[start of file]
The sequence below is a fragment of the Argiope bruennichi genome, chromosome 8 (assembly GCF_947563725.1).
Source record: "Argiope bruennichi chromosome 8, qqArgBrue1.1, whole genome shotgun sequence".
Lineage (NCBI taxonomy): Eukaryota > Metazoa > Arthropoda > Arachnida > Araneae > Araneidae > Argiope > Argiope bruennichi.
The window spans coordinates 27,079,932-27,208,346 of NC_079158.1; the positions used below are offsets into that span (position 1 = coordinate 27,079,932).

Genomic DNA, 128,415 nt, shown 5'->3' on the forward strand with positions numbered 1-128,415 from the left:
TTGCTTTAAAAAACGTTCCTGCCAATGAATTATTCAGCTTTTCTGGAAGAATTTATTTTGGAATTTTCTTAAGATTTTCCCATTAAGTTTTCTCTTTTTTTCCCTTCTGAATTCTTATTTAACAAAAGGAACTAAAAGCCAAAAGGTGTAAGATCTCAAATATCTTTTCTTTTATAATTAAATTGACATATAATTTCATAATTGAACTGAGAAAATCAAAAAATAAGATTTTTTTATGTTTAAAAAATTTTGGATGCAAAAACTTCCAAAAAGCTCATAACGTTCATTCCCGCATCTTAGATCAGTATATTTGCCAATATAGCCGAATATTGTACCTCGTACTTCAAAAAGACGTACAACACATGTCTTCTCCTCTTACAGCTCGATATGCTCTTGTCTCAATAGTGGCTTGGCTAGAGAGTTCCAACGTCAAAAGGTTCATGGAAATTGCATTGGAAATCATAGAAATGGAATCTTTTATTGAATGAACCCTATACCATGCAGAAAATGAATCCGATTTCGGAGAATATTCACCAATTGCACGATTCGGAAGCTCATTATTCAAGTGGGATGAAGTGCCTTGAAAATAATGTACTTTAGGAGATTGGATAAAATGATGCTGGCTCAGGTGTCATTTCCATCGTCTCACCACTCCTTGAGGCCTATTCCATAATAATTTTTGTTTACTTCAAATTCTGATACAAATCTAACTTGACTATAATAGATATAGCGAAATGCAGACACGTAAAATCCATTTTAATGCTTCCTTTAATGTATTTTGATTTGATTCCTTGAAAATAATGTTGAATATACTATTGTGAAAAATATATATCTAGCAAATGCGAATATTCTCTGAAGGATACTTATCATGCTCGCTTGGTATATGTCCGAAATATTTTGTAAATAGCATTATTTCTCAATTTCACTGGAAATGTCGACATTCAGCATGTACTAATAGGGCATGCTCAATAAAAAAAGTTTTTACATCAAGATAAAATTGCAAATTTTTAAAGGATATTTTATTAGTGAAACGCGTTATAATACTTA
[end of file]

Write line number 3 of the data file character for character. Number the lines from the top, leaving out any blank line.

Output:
Lineage (NCBI taxonomy): Eukaryota > Metazoa > Arthropoda > Arachnida > Araneae > Araneidae > Argiope > Argiope bruennichi.